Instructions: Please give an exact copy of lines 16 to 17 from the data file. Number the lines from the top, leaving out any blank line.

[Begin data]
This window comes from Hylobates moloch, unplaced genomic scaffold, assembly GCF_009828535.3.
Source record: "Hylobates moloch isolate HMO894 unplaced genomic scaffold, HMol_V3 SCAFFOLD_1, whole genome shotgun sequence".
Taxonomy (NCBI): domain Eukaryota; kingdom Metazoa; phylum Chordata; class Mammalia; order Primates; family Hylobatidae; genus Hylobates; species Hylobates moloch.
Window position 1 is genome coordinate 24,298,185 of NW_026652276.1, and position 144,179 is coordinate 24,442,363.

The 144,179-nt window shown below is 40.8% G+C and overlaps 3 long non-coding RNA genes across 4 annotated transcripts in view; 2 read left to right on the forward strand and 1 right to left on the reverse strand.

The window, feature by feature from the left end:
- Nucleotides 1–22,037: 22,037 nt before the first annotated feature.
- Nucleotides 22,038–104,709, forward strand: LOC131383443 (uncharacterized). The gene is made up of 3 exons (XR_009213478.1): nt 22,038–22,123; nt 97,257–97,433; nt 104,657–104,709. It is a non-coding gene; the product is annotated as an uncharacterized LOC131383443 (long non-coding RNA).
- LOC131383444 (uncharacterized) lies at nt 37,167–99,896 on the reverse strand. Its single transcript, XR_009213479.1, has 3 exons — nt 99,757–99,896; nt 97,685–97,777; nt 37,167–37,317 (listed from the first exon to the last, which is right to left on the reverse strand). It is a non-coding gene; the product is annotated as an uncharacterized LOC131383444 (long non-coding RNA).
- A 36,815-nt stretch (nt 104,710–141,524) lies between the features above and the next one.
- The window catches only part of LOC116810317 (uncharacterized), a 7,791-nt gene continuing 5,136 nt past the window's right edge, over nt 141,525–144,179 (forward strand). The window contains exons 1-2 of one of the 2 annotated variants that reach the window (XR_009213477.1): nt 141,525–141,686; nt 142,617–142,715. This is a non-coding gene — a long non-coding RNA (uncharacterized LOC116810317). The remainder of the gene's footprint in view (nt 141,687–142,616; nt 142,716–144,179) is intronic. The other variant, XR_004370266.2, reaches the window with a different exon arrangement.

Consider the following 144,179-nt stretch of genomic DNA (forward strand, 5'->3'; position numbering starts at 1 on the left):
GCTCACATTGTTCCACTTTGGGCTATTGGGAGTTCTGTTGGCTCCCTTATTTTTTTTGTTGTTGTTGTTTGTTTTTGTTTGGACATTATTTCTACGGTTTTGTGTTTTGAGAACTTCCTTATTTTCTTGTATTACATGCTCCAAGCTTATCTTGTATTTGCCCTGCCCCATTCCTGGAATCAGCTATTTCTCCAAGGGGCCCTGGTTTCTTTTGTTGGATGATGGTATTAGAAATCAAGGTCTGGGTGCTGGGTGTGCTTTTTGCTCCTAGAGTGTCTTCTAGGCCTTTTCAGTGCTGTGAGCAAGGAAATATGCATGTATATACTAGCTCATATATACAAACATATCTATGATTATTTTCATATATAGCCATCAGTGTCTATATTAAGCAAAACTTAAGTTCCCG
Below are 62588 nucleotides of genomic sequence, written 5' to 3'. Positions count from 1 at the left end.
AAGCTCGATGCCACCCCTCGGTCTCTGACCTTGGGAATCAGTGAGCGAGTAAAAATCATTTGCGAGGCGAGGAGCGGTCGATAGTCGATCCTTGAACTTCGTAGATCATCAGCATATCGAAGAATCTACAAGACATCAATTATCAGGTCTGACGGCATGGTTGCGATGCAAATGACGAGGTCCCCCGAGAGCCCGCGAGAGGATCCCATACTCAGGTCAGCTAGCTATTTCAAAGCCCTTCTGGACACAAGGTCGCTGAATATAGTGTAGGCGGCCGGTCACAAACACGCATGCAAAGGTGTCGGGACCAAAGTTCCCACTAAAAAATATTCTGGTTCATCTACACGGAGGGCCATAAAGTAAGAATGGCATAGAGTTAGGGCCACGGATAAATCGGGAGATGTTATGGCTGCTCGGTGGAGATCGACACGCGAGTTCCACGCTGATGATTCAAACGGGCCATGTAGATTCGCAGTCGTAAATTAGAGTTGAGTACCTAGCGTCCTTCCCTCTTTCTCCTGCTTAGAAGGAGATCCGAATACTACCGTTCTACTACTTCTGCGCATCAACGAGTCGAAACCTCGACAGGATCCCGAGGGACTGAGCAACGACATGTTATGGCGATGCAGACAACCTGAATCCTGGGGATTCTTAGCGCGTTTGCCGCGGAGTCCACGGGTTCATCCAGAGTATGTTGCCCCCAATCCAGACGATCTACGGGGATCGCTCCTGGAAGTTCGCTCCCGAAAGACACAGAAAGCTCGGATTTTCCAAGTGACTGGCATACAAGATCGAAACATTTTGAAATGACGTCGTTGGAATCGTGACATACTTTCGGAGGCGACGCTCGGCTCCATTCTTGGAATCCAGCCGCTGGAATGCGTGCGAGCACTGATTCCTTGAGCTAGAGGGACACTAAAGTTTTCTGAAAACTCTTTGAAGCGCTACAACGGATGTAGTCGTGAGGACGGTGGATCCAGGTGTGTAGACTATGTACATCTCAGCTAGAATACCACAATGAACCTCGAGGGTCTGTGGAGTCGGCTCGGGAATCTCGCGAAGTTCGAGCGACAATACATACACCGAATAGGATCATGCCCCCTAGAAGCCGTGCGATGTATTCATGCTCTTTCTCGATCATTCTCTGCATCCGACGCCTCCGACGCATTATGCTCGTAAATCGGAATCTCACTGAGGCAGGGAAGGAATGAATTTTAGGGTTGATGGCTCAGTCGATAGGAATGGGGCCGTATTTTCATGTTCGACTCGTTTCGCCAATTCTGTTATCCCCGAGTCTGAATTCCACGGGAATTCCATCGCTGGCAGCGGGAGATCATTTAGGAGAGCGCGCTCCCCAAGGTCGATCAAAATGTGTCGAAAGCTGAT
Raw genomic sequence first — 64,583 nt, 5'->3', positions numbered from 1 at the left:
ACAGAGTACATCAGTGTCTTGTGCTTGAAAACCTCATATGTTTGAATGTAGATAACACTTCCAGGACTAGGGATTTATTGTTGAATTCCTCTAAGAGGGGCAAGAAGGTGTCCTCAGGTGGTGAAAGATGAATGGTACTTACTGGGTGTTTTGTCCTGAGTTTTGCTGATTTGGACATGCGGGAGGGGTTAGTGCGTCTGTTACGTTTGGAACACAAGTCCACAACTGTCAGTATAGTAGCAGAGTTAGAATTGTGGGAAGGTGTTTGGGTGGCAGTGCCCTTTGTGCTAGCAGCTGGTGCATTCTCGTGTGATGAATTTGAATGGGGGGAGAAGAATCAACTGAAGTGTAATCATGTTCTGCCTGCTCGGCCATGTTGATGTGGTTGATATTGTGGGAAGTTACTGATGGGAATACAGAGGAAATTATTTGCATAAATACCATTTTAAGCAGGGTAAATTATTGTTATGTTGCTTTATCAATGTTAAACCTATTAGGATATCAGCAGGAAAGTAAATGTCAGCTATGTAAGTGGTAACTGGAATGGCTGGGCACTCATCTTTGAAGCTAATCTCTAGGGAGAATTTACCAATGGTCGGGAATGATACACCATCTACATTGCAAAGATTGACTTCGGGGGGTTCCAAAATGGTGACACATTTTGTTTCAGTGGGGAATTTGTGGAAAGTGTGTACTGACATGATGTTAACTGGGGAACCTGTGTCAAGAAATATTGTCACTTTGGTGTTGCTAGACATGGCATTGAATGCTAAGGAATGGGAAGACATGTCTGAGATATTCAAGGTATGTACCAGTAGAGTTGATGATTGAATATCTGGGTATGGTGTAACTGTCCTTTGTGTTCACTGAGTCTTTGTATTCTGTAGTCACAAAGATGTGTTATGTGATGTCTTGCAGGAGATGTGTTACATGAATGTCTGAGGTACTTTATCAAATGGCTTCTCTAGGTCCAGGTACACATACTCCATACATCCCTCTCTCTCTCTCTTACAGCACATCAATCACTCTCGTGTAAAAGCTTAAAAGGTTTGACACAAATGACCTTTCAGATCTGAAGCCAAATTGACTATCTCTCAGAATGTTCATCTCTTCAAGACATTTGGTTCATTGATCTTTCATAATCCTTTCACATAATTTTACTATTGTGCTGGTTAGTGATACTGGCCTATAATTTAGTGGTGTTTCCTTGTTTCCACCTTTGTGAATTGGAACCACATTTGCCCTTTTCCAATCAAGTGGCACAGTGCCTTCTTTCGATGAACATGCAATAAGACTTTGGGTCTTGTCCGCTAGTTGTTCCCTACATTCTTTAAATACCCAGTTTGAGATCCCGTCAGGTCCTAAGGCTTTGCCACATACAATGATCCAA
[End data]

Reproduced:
Raw genomic sequence first — 64,583 nt, 5'->3', positions numbered from 1 at the left:
ACAGAGTACATCAGTGTCTTGTGCTTGAAAACCTCATATGTTTGAATGTAGATAACACTTCCAGGACTAGGGATTTATTGTTGAATTCCTCTAAGAGGGGCAAGAAGGTGTCCTCAGGTGGTGAAAGATGAATGGTACTTACTGGGTGTTTTGTCCTGAGTTTTGCTGATTTGGACATGCGGGAGGGGTTAGTGCGTCTGTTACGTTTGGAACACAAGTCCACAACTGTCAGTATAGTAGCAGAGTTAGAATTGTGGGAAGGTGTTTGGGTGGCAGTGCCCTTTGTGCTAGCAGCTGGTGCATTCTCGTGTGATGAATTTGAATGGGGGGAGAAGAATCAACTGAAGTGTAATCATGTTCTGCCTGCTCGGCCATGTTGATGTGGTTGATATTGTGGGAAGTTACTGATGGGAATACAGAGGAAATTATTTGCATAAATACCATTTTAAGCAGGGTAAATTATTGTTATGTTGCTTTATCAATGTTAAACCTATTAGGATATCAGCAGGAAAGTAAATGTCAGCTATGTAAGTGGTAACTGGAATGGCTGGGCACTCATCTTTGAAGCTAATCTCTAGGGAGAATTTACCAATGGTCGGGAATGATACACCATCTACATTGCAAAGATTGACTTCGGGGGGTTCCAAAATGGTGACACATTTTGTTTCAGTGGGGAATTTGTGGAAAGTGTGTACTGACATGATGTTAACTGGGGAACCTGTGTCAAGAAATATTGTCACTTTGGTGTTGCTAGACATGGCATTGAATGCTAAGGAATGGGAAGACATGTCTGAGATATTCAAGGTATGTACCAGTAGAGTTGATGATTGAATATCTGGGTATGGTGTAACTGTCCTTTGTGTTCACTGAGTCTTTGTATTCTGTAGTCACAAAGATGTGTTATGTGATGTCTTGCAGGAGATGTGTTACATGAATGTCTGAGGTACTTTATCAAATGGCTTCTCTAGGTCCAGGTACACATACTCCATACATCCCTCTCTCTCTCTCTTACAGCACATCAATCACTCTCGTGTAAAAGCTTAAAAGGTTTGACACAAATGACCTTTCAGATCTGAAGCCAAATTGACTATCTCTCAGAATGTTCATCTCTTCAAGACATTTGGTTCATTGATCTTTCATAATCCTTTCACATAATTTTACTATTGTGCTGGTTAGTGATACTGGCCTATAATTTAGTGGTGTTTCCTTGTTTCCACCTTTGTGAATTGGAACCACATTTGCCCTTTTCCAATCAAGTGGCACAGTGCCTTCTTTCGATGAACATGCAATAAGACTTTGGGTCTTGTCCGCTAGTTGTTCCCTACATTCTTTAAATACCCAGTTTGAGATCCCGTCAGGTCCTAAGGCTTTGCCACATACAATGATCCAA